16.1. Softphones and Instant Messaging Software
OhPhone and OhPhoneX are H.323 softphones that support Windows , Linux, and Macintosh. Unlike NetMeeting, OhPhone is open source, but it is not as polished. OhPhone is a part of the Open H.323 distribution (http://www.openh323.org).
16.1.2. X-Lite, X-Pro, and Eyebeam
Xten Networks produces several VoIP software products. No VoIP test lab is complete without X-Lite, the company's free SIP softphone for Windows, Mac, and thin-client (web-based) setups. Chapter 11 contains a few projects that make use of X-Lite.
Xten also produces X-Pro, a fully featured commercial SIP softphone for Windows, Mac, and MS PocketPC. Using a PocketPC with built-in WLAN and X-Pro, you could create a handy cordless SIP phone. Xten also makes Eyebeam, a SIP video phone (http://www.xten.com).
Zultys, a provider of embedded VoIP gateway devices, makes LIPZ4, a graphical SIP softphone for Linux and X11. The phone can be downloaded from http://www.zultys.com/LIPZ4.htm.
16.1.4. Firefly (SIP and IAX)
Virbiage produces a softphone that supports SIP and IAX signaling. This makes it a good choice for Asterisk-based networks or for using services like IAXTel, which support the IAX protocol (http://www.virbiage.com/firefly/faq.php).
IAXComm is an open source softphone for Windows, Linux, and Mac OS X. It supports IAX only (http://iaxclient. sourceforge .net/iaxcomm/).
Microsoft's NetMeeting softphone has been shipping with Windows since 98. It's a multipurpose H.323 client, offering voice, video, text chat, and white-boarding applications. It has a built-in directory services client that can make use of an H.323 gatekeeper or an ILS (Internet location service) server. NetMeeting is a worthwhile tool for any H.323 administrator (http://www.microsoft.com/windows/netmeeting/).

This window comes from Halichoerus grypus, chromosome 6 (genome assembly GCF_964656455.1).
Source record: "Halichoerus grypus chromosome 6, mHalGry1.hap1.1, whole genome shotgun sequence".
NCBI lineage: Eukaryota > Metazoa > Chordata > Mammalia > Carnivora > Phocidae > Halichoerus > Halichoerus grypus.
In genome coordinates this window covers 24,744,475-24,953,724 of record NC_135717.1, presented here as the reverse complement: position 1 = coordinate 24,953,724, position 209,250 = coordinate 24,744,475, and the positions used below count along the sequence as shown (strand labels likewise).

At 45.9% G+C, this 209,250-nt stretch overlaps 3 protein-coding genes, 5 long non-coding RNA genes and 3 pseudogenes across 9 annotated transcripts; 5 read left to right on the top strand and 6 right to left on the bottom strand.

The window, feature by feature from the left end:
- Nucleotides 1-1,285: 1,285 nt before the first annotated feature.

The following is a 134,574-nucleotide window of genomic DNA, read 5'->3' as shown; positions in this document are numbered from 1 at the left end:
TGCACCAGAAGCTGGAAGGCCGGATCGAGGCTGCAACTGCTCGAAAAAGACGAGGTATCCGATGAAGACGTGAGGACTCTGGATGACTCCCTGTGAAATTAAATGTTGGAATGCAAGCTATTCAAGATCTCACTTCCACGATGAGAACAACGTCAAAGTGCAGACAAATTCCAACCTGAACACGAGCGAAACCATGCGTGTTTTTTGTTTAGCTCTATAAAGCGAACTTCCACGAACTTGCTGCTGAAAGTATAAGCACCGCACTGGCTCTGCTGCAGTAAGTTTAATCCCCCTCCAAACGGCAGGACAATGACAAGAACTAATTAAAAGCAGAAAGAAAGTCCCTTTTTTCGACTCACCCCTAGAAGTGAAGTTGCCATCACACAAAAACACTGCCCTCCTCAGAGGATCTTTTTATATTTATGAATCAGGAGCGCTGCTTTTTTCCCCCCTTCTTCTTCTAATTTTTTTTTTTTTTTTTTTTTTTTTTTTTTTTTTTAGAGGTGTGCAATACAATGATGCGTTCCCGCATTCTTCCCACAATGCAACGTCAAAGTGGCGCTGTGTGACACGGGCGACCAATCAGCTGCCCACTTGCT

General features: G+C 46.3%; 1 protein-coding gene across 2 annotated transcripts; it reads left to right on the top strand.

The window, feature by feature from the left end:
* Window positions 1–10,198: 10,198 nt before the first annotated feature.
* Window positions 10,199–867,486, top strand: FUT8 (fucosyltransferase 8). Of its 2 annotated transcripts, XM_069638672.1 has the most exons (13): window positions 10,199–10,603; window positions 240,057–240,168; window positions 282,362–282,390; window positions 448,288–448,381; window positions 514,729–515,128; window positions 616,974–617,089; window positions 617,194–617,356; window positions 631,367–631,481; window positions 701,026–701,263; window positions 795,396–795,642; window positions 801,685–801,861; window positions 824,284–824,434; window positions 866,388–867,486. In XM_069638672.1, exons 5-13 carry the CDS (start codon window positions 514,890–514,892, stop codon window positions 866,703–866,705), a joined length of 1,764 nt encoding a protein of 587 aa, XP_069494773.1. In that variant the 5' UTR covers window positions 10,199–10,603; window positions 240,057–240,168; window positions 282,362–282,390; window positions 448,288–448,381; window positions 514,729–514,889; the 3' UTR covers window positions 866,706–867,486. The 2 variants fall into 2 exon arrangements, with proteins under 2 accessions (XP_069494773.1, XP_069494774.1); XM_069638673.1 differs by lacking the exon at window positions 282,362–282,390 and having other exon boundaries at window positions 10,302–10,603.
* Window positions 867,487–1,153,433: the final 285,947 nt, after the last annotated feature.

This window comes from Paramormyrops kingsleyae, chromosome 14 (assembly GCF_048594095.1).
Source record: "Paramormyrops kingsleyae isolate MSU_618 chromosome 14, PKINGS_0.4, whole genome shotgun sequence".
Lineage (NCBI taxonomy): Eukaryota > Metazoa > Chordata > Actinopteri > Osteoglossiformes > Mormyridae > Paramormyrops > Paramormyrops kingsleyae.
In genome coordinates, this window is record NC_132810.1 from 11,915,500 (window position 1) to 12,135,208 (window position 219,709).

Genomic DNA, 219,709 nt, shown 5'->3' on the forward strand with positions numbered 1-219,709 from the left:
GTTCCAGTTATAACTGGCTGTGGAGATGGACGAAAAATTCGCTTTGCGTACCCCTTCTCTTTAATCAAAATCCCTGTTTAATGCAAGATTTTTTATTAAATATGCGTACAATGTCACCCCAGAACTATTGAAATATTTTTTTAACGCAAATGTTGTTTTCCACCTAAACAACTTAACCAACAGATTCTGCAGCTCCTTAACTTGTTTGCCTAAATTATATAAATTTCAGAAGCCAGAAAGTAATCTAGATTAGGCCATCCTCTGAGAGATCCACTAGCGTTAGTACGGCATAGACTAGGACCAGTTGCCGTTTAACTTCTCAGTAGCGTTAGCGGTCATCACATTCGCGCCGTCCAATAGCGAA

16.1.7. MSN Messenger
A potential replacement for NetMeeting, Microsoft's MSN Messenger uses SIP to signal telephony and messaging applications that are tied to the proprietary MSN network service. Unlike NetMeeting, MSN Messenger supports the Macintosh, too (http://www.msn.com).
Apple's instant messaging software includes voice and video messaging for users of Mac OS X. The instant messaging framework used is AOL Instant Messenger (AIM), a leading IM standard. iChat also makes use of SIP for call signaling, but can't be used independently of the AIM network, so it really isn't a good VoIP hacker's tool.
iChat supports videoconferencing in resolutions up to full screen, if you have enough bandwidth. The version that ships with Mac OS X 10.4 lets up to three participants videoconference simultaneously using a very slick, futuristic OpenGL interface. Perhaps the only drawback of iChat is that it doesn't support non-Mac users. Find out more about iChat at http://www.apple.com/ichat.